John Smith – the 1890 Rate Book and 1891 Census show John Smith was living in the house. Click here to read more
Isaac & Sarah Phillips – the Phillips family occupied the house from about 1899 to the late 1940s. Click here to read more
Donald & Margaret Reeves – the electoral registers from 1950 to 1957 show Donald W. Reeves and his wife, Margaret A. living in the house. William Donald Reeves was born on 15th July 1922, the son of Percy Reeves and his wife, Edith (nee Worsley) who were living at Coombe Cottage on the Gloucester Road at the time.
Donald, as he seems to have been called, started at the National (St Mary’s) School in June 1926. Donald had bought the property from Frederick Henry Burchell on 16th May 1951 for £325. He sold it to Minnie Eyles on 6th November 1957 for £900. Donald and Margaret Reeves had moved to The Knapp by 1961. Read more about the Reeves family
Minnie Eyles – Minnie bought the house on 6th December 1957 for £900. The 1961 and 1965 electoral registers show Minnie as living in the house. She was 91 years old at this time and she lived to be 101 before dying on 9th November 1975.
Minnie was born in Minety near Malmesbury in 1874, the daughter of John Timbrel, a butcher and his wife, Ann. In December 1898, Minnie married William Eyles in the Malmesbury area. William was born in Woodford in Gloucestershire, the son of Charles Eyles, a carpenter and his wife Elizabeth, and he was baptised at Berkeley on 30th July 1870.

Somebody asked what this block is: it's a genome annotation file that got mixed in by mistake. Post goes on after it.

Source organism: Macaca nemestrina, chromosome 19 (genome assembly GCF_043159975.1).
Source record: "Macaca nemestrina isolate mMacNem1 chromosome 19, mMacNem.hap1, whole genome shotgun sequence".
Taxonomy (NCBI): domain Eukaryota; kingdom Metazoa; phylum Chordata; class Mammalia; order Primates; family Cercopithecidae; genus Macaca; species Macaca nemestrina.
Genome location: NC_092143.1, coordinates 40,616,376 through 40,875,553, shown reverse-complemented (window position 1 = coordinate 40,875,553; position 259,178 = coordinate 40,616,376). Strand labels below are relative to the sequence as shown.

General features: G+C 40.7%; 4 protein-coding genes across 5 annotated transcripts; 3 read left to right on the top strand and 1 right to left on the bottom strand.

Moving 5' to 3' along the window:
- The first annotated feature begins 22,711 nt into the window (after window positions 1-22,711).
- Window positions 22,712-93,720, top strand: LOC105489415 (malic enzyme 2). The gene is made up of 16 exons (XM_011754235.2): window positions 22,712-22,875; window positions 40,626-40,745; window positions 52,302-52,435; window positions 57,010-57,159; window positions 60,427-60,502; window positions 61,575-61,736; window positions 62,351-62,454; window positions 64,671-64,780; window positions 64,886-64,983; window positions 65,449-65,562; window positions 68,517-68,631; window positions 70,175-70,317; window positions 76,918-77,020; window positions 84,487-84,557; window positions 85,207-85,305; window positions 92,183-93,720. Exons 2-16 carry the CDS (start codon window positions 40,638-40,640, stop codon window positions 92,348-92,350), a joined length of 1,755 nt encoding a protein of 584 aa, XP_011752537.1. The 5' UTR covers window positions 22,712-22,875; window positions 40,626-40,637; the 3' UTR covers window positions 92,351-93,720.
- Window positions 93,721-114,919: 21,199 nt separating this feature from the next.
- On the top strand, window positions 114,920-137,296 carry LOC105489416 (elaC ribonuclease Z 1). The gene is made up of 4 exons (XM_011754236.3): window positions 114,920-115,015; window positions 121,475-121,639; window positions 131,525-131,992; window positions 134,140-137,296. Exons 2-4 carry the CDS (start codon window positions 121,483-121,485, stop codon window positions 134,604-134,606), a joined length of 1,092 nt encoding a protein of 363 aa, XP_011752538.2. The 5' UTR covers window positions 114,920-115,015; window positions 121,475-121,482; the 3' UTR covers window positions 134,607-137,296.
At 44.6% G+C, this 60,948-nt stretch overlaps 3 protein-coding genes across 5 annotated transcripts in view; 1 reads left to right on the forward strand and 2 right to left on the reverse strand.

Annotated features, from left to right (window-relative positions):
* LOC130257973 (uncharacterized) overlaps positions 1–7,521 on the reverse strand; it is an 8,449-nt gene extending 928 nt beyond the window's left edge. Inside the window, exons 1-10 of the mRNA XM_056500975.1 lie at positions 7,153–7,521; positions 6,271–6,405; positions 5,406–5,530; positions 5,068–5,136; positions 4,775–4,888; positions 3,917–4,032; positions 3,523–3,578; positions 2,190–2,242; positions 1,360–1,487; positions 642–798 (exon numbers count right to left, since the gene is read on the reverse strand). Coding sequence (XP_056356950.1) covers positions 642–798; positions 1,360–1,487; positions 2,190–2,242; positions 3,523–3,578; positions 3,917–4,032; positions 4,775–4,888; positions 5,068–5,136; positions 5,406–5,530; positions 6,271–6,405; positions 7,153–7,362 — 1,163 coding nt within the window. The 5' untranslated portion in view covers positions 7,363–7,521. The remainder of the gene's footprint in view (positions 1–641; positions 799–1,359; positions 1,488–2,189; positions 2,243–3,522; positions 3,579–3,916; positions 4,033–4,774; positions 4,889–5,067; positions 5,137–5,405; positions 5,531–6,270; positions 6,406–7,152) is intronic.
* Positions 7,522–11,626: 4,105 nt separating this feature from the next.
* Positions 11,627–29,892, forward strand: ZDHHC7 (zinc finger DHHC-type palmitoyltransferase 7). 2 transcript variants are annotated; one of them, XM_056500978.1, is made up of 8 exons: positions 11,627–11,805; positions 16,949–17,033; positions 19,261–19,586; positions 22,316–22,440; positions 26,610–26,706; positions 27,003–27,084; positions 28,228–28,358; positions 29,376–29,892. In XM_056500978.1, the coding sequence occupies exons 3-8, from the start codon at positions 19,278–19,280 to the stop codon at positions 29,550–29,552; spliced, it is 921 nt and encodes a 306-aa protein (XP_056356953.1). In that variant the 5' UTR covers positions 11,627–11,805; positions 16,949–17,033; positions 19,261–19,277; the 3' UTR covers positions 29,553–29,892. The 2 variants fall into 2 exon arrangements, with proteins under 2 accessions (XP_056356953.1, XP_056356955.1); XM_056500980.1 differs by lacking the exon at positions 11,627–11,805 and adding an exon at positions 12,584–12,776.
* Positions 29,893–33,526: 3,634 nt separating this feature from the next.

By the time of the 1901 Census, William and Minnie had moved to Thornbury and they were living in Gillingstool with their daughter, Hilda aged 1. William was working as a blacksmith and he was listed in the 1904 trade directory as a blacksmith in Gillingstool. By 1914 he was listed as a cycle agent, still at Gillingstool. Their daughter, Hilda is shown in 1915 as joining the Council School as a pupil teacher.
By 1918 William and the family had moved to St Mary Street to the shop on the corner of Horseshoe Lane. Many people still associate this building as being ‘Eyles and King’ the cycle shop. The partnership of William Eyles and Charles Adam King being formed when William’s daughter, Hilda, married Charles King. Another daughter, Gertrude Monica married Frank Hendy.
William died on 2nd June 1947 aged 77 years. Click here to read more about William and Minnie Eyles
Others occupants of the house include Richard and Maureen Haskins who lived there in the late 1960’s. Richard bought the house for £1600 from Minnie Eyles on 11th November 1964. Richard was described as a motor engineer of Mead Farm, Kington. They were still there in 1970 electoral register.
By the 1960s, the six houses had fallen into disrepair and lacked modern amenities. They were at one stage condemned by the Council. They were however saved when the Council chose to renovate and modernise them as part of the town centre development which took place in the 70’s. On 9th June 1970 Richard sold the property to Thornbury Rural District Council for £3000.